Morning Call: pick of the papers

The ten must-read comment pieces from this morning's papers.

1. We don't need secret courts to protect our US relations (Guardian)

The claim that America's intelligence agencies won't share material if our justice remains open is bogus, says David Davis.

2. Britain suffers delusions of weakness not grandeur (Financial Times)

Nowhere is the UK’s imagined irrelevance less true than in the European Union, writes Janan Ganesh.

3. The fight for the centre ground between Clegg and Cameron makes the coalition fragile (Independent)

The Deputy Prime Minister has created tensions that may be his undoing, writes Steve Richards.

4. Today’s challenges go beyond Keynes (Financial Times)

A different kind of growth path is required, says Jeffrey Sachs.

5. In the US, mass child killings are tragedies. In Pakistan, mere bug splats (Guardian)

Barack Obama's tears for the children of Newtown are in stark contrast to his silence over the children murdered by his drones, says George Monbiot.

 

6. Let us concentrate on real human rights (Daily Telegraph)

The European Court has drifted too far from its principles – and we want to put that right, says Chris Grayling.

 

7. The Leveson report is a charter for control freaks in policing (Guardian)

Lord Justice Leveson's proposals would silence whistleblowers and make the police even more secretive and less accountable, argues Vikram Dodd.

8. Can our leaders find their inner Hercules? (Times) (£)

Obama already embodies a narrative, but Cameron, Miliband and Clegg must find one to explain their actions, writes Rachel Sylvester.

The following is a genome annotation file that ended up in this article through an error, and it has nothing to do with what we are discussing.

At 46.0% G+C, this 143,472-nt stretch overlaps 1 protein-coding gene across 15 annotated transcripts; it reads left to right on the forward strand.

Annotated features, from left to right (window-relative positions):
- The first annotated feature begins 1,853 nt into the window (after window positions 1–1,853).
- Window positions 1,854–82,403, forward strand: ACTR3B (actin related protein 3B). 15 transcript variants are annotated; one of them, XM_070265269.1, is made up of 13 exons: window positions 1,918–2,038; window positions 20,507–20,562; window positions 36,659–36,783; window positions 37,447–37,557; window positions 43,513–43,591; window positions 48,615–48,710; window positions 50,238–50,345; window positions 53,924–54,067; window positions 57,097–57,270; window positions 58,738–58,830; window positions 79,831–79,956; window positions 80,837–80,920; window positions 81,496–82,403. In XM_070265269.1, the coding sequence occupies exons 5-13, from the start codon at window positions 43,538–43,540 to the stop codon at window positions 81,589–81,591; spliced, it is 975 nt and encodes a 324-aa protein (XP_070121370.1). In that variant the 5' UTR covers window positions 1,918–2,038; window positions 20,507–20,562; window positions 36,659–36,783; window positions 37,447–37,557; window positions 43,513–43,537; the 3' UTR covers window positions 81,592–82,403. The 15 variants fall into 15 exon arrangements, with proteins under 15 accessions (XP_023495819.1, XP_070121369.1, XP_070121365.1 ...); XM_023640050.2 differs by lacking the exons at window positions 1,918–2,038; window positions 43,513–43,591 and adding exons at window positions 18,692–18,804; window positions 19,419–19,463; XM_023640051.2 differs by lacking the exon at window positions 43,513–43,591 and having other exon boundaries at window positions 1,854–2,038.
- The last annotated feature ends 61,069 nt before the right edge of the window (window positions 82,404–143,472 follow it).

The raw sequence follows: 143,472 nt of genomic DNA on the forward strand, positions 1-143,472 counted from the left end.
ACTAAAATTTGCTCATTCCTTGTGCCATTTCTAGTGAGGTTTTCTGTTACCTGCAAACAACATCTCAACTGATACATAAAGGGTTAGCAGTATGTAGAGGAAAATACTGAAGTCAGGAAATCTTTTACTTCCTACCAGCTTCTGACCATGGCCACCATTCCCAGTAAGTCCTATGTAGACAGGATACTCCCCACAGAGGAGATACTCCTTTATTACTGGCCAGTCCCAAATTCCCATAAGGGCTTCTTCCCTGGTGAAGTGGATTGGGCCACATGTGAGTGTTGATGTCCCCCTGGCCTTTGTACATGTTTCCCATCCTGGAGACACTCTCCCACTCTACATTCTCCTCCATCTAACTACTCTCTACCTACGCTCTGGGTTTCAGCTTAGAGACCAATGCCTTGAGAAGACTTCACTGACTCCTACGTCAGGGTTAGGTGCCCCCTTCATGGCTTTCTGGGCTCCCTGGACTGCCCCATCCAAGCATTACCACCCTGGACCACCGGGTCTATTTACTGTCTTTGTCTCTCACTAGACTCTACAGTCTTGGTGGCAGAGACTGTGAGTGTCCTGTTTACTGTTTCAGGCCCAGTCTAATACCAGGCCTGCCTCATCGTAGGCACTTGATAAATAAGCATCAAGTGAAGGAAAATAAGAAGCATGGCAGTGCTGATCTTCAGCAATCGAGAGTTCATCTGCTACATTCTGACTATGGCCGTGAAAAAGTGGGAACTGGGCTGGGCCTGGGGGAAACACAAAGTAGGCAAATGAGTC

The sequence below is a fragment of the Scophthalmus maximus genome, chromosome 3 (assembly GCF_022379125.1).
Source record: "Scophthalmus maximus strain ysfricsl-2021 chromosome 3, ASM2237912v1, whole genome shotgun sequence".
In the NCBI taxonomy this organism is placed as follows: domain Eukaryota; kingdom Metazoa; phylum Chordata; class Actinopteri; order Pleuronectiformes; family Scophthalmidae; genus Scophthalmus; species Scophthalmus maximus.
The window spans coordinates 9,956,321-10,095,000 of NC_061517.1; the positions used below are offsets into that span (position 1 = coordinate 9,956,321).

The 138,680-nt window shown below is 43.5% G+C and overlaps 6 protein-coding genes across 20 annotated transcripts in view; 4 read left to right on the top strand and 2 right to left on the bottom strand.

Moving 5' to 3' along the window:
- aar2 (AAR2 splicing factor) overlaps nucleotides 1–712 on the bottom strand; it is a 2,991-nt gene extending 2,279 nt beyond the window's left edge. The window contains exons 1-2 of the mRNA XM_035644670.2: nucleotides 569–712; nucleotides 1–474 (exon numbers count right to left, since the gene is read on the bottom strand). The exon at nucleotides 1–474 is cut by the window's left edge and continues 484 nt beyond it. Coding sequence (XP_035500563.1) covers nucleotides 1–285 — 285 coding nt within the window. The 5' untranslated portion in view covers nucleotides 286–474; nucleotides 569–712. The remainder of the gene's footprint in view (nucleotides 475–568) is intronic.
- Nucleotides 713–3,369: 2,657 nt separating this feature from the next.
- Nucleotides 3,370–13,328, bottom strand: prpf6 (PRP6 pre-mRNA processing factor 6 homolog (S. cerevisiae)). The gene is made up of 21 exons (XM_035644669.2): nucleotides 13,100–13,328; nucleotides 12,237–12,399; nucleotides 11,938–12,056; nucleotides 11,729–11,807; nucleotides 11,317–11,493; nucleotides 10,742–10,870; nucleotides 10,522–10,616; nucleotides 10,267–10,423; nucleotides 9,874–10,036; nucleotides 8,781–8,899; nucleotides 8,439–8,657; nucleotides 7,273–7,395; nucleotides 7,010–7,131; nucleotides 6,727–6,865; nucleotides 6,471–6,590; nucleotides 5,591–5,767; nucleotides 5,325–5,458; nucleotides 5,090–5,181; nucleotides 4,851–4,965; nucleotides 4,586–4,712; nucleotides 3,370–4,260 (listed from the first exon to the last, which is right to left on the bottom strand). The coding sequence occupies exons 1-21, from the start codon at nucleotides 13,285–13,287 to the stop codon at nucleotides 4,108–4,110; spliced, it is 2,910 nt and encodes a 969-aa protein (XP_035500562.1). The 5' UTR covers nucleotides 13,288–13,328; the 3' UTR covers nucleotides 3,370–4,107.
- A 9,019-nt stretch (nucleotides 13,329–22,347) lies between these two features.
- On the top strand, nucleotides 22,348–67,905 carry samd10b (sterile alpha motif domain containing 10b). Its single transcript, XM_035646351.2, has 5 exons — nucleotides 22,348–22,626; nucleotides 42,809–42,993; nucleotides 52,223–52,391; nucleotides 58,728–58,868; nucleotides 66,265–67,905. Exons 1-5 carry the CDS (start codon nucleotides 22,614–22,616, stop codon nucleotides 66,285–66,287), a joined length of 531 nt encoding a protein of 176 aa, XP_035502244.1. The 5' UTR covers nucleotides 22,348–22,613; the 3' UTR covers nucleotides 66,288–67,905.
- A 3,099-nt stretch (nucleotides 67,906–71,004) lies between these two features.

9. Shadow of fear over public's right to know (Daily Mail)

The message sent out by the arrest of a police officer is that the public ought to have been kept in ignorance of Andrew Mitchell’s tirade, says a Daily Mail editorial.

10. A not-so-new dawn in Japan (Independent)

The patriotism that Abe is keen to nurture can easily develop into a dangerous nationalism, says an Independent leader.

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FTSE 100 plunges after Theresa May signals hard Brexit ahead

The Prime Minister is to lay out her Brexit plan later today. 

The FTSE 100 and the FTSE 250 plummeted this morning after the Prime Minister signalled Brexit will mean leaving the single market.

Theresa May is expected to rule out "partial membership" or any other kind of "half-in, half-out" deal with the EU in a speech later today.

The FTSE 100, the index of the UK's 100 biggest companies, and the FTSE 250 both fell more than 0.3 per cent immediately after opening. 

The worst performers included the housebuilder Barratt Developments, consumer goods tester Intertek and the mining company BHP.

Stock markets have been buoyant since Brexit, in part because many of Britain's biggest companies are international and benefit from a devalued pound. 

However, while markets fell, the pound crept up against the dollar, to $1.21. 

Critics of the Prime Minister say she is sacrificing the economy to prioritise immigration controls.

TUC general secretary Frances O'Grady warned: "If we leave the single market, working people will end up paying the price. It'd be bad for jobs, for work rights & for our living standards."

According to the Office for National Statistics, inflation rose from 1.2 per cent in November to 1.6 per cent in December. 

Julia Rampen is the editor of The Staggers, The New Statesman's online rolling politics blog. She was previously deputy editor at Mirror Money Online and has worked as a financial journalist for several trade magazines.